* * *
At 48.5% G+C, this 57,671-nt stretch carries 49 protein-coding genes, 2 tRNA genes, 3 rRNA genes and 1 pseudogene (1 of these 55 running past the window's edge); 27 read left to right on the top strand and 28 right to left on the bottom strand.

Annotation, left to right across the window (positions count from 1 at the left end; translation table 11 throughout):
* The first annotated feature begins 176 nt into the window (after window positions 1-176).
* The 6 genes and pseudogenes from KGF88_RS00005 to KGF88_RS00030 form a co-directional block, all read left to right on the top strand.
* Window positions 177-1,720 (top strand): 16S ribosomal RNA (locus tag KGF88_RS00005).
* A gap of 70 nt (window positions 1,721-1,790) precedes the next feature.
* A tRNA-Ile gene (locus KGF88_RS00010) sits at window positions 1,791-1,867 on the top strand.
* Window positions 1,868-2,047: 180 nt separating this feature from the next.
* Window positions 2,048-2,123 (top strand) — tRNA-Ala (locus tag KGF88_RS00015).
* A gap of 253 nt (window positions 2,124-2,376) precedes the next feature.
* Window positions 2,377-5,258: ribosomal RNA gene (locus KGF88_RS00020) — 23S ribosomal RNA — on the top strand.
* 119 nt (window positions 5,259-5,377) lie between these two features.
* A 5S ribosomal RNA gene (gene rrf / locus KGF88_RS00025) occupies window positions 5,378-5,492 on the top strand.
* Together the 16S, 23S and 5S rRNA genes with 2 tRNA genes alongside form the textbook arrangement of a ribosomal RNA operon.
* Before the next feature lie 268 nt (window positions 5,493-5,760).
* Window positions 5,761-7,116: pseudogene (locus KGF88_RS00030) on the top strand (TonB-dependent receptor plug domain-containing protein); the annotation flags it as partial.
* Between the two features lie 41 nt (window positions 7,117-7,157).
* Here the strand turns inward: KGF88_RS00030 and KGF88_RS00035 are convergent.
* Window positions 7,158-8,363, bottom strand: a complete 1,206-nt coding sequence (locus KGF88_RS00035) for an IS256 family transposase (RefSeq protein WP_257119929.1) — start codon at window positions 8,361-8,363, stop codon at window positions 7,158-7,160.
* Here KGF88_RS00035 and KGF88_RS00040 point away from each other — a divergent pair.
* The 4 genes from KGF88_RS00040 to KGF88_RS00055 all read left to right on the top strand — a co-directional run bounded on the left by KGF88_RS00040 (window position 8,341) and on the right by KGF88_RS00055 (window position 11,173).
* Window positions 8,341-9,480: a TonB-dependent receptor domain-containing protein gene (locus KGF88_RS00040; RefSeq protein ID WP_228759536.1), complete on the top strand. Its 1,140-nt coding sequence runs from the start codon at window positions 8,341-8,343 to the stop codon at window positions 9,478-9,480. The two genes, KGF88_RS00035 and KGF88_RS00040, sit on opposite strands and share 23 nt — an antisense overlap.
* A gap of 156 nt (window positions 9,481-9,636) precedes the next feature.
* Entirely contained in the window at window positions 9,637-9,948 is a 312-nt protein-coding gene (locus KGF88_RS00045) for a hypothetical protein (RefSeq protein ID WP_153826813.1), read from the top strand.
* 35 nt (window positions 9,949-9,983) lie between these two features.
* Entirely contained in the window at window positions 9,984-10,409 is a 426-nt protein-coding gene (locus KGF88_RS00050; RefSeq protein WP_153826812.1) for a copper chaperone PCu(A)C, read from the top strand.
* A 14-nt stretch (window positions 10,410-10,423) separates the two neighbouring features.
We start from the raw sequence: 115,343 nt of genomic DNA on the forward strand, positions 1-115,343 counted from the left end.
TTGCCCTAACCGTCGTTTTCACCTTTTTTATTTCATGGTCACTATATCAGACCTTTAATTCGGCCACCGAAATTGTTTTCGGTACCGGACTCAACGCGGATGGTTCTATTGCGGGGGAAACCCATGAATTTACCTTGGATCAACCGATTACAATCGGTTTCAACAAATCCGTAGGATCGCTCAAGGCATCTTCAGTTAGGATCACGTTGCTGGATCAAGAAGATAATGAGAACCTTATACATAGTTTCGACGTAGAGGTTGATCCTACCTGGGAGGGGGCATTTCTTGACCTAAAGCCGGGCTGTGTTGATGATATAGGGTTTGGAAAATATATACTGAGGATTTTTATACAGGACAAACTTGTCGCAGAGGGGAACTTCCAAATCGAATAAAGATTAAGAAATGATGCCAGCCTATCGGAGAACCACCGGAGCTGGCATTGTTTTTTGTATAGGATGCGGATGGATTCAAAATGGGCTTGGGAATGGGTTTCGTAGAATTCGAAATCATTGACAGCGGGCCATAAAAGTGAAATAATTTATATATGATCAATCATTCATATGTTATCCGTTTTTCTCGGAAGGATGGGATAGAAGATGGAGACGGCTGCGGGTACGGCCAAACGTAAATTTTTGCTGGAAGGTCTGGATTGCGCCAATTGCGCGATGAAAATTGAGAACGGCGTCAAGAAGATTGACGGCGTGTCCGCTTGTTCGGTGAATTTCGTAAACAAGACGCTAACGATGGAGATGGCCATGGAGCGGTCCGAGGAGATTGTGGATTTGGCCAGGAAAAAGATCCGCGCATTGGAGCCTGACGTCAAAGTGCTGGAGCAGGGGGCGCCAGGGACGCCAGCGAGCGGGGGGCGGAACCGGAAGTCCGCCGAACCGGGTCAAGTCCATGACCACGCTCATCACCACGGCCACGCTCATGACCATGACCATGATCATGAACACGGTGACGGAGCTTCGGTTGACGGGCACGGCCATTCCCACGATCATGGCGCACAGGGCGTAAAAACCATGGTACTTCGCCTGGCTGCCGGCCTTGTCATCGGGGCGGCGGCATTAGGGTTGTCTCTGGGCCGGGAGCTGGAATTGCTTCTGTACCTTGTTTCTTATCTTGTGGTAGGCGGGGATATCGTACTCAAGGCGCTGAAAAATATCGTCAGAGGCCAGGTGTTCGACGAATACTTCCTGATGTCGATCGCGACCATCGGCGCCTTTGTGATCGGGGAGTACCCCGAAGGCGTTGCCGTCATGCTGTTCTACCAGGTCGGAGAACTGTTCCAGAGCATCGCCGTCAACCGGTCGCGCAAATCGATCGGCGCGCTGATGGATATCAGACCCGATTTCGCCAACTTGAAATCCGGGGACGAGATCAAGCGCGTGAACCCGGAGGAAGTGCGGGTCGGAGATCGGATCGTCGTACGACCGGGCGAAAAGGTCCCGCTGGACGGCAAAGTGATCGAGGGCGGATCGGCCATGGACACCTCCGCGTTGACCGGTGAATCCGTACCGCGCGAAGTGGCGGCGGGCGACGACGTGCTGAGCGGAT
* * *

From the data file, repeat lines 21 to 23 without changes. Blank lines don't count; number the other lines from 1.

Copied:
* The 4 genes from KGF88_RS00040 to KGF88_RS00055 all read left to right on the top strand — a co-directional run bounded on the left by KGF88_RS00040 (window position 8,341) and on the right by KGF88_RS00055 (window position 11,173).
* Window positions 8,341-9,480: a TonB-dependent receptor domain-containing protein gene (locus KGF88_RS00040; RefSeq protein ID WP_228759536.1), complete on the top strand. Its 1,140-nt coding sequence runs from the start codon at window positions 8,341-8,343 to the stop codon at window positions 9,478-9,480. The two genes, KGF88_RS00035 and KGF88_RS00040, sit on opposite strands and share 23 nt — an antisense overlap.
* A gap of 156 nt (window positions 9,481-9,636) precedes the next feature.